Alex Kidd in the Enchanted Castle Review

Alex Kidd in the Enchanted Castle is a crummy jump-and-punch action romp that was already obsolete when it was first published nearly 20 years ago.

Before Sonic the Hedgehog, Sega's company mascot was a boy with big ears and monkeylike features named Alex Kidd. Sega tried its best to push Alex as a mascot by producing a number of games featuring the character for the 8-bit Sega Master System console, but people never took to Alex or his games. Looking back, it's no wonder that Alex Kidd never caught on. Besides the fact that monkey boys in red jumpsuits are totally uncool, all of his games were archaic 2D jump-and-punch romps that, from the very moment they were released, were already two years behind the day's crop of kiddy action games in terms of fun and charm. Alex's last hurrah was Alex Kidd in the Enchanted Castle, which was originally published in 1989 for the Sega Genesis and is now available for play through the Wii's Virtual Console service. Tragically, the game isn't much of a hurrah, since its most memorable traits are the clunky controls and the rock-paper-scissors minigame.

It isn't easy being a mascot when every game they put you in is a bland side-scroller.
It isn't easy being a mascot when every game they put you in is a bland side-scroller.

You must guide Alex Kidd through the forests and deserts of Planet Paperock until you reach and, hopefully, get through an enchanted castle full of traps and enemies. The design is wholly unremarkable and mainly involves leaping between platforms and dealing with enemies either by jumping over them or punching or kicking them. Alex will automatically perform a kick every time you jump, although it tends to pass through enemies just as often as it connects. Alex's tendency to slide all over the place doesn't help matters any, especially when a single collision with an enemy will cost you a life and haul you back to an earlier spot in the stage. With the exception of an underwater stage and the castle at the end, the game's 11 stages are short left-to-right strips peppered with the same rocks, trees, breakable bricks, and generic enemies.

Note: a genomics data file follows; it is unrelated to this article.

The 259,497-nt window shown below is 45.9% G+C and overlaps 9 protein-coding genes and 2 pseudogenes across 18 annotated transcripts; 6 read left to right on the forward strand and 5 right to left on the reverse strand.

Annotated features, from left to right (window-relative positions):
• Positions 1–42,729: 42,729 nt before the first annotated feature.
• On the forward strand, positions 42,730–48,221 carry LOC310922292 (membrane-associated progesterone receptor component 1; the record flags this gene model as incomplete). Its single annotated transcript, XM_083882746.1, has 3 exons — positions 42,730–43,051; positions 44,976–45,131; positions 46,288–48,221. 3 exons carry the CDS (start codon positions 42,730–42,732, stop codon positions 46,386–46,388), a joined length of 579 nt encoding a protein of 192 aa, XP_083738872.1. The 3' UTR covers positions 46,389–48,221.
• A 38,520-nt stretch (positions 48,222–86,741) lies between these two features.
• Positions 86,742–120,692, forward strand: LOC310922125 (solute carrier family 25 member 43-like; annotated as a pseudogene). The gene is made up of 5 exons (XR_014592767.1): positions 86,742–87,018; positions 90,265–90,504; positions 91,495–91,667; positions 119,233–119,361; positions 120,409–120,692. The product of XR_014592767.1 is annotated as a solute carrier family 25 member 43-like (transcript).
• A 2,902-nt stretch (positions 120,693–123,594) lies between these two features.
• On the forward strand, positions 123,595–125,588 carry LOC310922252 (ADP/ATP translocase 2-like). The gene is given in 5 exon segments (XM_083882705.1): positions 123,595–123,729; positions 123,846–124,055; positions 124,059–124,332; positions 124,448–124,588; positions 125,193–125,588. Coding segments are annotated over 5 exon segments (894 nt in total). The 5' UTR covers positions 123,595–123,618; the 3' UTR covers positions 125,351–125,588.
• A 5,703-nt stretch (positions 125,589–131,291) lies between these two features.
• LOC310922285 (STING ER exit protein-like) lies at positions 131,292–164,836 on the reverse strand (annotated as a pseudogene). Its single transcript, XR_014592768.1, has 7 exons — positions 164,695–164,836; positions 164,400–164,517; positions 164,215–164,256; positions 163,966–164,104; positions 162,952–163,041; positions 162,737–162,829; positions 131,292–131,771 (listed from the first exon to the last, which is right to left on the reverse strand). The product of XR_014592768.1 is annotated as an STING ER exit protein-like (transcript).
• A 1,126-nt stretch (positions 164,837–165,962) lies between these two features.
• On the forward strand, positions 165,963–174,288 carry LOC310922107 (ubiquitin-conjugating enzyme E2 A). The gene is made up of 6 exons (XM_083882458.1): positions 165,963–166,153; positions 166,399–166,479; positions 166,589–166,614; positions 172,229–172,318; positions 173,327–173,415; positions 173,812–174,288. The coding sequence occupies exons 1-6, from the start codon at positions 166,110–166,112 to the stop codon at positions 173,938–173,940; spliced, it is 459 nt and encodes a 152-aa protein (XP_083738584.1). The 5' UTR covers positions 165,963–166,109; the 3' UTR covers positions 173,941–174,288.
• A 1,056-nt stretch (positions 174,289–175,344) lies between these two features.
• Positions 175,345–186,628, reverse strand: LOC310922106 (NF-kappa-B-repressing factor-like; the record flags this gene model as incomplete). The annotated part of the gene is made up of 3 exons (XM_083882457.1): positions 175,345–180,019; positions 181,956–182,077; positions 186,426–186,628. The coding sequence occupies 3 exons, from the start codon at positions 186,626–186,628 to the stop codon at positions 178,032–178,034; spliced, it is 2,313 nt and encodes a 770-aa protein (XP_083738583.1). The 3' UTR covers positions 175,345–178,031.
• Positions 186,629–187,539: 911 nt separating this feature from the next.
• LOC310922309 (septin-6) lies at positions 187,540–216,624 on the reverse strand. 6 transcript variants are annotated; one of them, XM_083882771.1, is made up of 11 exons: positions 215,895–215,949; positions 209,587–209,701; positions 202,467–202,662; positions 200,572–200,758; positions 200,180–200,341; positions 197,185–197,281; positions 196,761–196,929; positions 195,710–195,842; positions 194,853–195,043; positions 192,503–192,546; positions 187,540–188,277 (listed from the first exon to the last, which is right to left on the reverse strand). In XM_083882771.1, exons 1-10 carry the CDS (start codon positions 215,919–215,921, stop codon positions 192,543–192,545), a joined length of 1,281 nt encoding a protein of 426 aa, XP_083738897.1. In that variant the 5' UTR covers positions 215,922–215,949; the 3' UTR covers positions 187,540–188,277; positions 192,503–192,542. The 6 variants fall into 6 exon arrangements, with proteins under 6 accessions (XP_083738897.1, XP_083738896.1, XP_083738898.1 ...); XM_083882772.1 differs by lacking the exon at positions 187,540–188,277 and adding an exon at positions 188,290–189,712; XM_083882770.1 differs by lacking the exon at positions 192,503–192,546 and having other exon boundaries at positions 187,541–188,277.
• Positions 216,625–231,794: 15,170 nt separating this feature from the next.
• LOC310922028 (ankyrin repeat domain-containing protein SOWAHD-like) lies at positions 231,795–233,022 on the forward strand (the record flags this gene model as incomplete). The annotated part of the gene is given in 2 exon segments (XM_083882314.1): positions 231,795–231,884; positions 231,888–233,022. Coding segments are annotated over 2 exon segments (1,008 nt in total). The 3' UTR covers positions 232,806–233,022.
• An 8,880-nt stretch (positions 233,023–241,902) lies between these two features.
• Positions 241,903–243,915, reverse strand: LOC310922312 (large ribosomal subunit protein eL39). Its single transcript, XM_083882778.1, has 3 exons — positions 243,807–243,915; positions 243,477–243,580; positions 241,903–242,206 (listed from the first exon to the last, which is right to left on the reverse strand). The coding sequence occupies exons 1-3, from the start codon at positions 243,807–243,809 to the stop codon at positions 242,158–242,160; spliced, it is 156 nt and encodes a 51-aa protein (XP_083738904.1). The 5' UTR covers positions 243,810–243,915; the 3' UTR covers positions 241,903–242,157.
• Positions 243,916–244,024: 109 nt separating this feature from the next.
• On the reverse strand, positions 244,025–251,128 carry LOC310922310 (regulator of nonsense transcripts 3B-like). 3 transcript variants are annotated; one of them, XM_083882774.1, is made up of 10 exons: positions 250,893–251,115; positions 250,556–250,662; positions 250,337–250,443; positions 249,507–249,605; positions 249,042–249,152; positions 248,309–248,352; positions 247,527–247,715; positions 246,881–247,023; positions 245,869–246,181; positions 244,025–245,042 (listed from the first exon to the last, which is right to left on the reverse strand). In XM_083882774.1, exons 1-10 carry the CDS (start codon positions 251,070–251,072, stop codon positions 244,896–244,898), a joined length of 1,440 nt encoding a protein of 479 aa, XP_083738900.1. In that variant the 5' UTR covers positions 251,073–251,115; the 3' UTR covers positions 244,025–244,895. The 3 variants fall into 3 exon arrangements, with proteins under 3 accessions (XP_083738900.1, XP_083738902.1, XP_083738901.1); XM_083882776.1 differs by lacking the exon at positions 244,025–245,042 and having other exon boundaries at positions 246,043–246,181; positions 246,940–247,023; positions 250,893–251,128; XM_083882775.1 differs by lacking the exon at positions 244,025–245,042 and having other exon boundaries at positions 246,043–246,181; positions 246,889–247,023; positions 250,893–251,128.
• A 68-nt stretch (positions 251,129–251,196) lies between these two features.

Most stages end when you grab the piece of sushi that's floating above the exit, though you'll occasionally have to get past a boss before you can gobble up that delicious morsel of fish and rice. However, you don't fight bosses with Alex's fists. Instead, in what has to be one of the goofiest battle ideas in the history of video games, you square off against the game's bosses in a one-on-one janken match, better known as rock-paper-scissors. You'll also encounter numerous janken houses as you go through each stage, where you can use the money you've collected from smashing treasure chests to buy into rock-paper-scissors matches that offer money and items as prizes. Winning a motorcycle or a pedal-copter item and then using it to breeze through the next stage is good for a moment of joy. Unfortunately, those fleeting moments are the only times when Alex Kidd in the Enchanted Castle is any fun.

To get items and defeat bosses, you have to win at the rock-paper-scissors minigame.
To get items and defeat bosses, you have to win at the rock-paper-scissors minigame.

Alex and his foes are decently sized, but their movements are choppy, and the enemy character designs don't stand out. In one stage, you have to contend with birds and automobiles. In another, the bad guys are scorpions and mummies. The multilayered backdrops are colorful, but they fail to impress since they're static and lack any animated features. Overall, the graphics and audio represent the baseline of what the Genesis was capable of. At least the Wii doesn't have any trouble emulating the game. The system's remote is also perfectly suited to the two-button control scheme.

Considering how many great 2D action games are already available for the Wii's Virtual Console, Alex Kidd in the Enchanted Castle isn't worth your time. And, at a cost of 800 Wii points ($8), it's definitely not worth your money either.

The Good

  • Emulation is accurate and the game plays fine with the standard remote
  • Perhaps the only action game to include rock-paper-scissors as a major feature

The Bad

  • Level layouts are unremarkable and combat isn't much fun
  • Alex slides around like his feet are coated with oil
  • Graphics and audio don't reflect the Genesis console's capabilities
  • Eight dollars is a lot to pay for what amounts to a 10-minute curiosity

About the Author

Alex Kidd in the Enchanted Castle

First Released Aug 14, 1989
  • Genesis
  • Linux
  • Macintosh
  • PC


Average Rating

325 Rating(s)


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Content is generally suitable for all ages. May contain minimal cartoon, fantasy or mild violence and/or infrequent use of mild language.
Comic Mischief